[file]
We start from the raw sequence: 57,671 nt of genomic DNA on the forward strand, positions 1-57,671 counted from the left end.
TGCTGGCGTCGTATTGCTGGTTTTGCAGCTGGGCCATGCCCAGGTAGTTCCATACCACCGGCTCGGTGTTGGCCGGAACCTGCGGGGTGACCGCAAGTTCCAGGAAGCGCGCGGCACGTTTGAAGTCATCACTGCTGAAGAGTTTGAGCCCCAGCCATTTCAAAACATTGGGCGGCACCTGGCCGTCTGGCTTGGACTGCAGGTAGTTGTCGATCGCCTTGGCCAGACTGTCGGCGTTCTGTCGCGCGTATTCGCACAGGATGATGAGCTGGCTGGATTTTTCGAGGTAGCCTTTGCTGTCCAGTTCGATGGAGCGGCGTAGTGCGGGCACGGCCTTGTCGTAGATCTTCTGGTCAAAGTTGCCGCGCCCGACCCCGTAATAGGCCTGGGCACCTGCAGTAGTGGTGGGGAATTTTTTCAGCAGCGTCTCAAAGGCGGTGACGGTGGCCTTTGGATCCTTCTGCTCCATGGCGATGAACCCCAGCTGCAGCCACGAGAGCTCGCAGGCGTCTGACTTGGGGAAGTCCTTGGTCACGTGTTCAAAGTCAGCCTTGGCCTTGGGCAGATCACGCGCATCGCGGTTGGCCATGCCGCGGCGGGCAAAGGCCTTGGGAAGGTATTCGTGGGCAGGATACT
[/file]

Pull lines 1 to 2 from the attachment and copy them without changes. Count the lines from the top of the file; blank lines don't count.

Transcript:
We start from the raw sequence: 57,671 nt of genomic DNA on the forward strand, positions 1-57,671 counted from the left end.
TGCTGGCGTCGTATTGCTGGTTTTGCAGCTGGGCCATGCCCAGGTAGTTCCATACCACCGGCTCGGTGTTGGCCGGAACCTGCGGGGTGACCGCAAGTTCCAGGAAGCGCGCGGCACGTTTGAAGTCATCACTGCTGAAGAGTTTGAGCCCCAGCCATTTCAAAACATTGGGCGGCACCTGGCCGTCTGGCTTGGACTGCAGGTAGTTGTCGATCGCCTTGGCCAGACTGTCGGCGTTCTGTCGCGCGTATTCGCACAGGATGATGAGCTGGCTGGATTTTTCGAGGTAGCCTTTGCTGTCCAGTTCGATGGAGCGGCGTAGTGCGGGCACGGCCTTGTCGTAGATCTTCTGGTCAAAGTTGCCGCGCCCGACCCCGTAATAGGCCTGGGCACCTGCAGTAGTGGTGGGGAATTTTTTCAGCAGCGTCTCAAAGGCGGTGACGGTGGCCTTTGGATCCTTCTGCTCCATGGCGATGAACCCCAGCTGCAGCCACGAGAGCTCGCAGGCGTCTGACTTGGGGAAGTCCTTGGTCACGTGTTCAAAGTCAGCCTTGGCCTTGGGCAGATCACGCGCATCGCGGTTGGCCATGCCGCGGCGGGCAAAGGCCTTGGGAAGGTATTCGTGGGCAGGATACT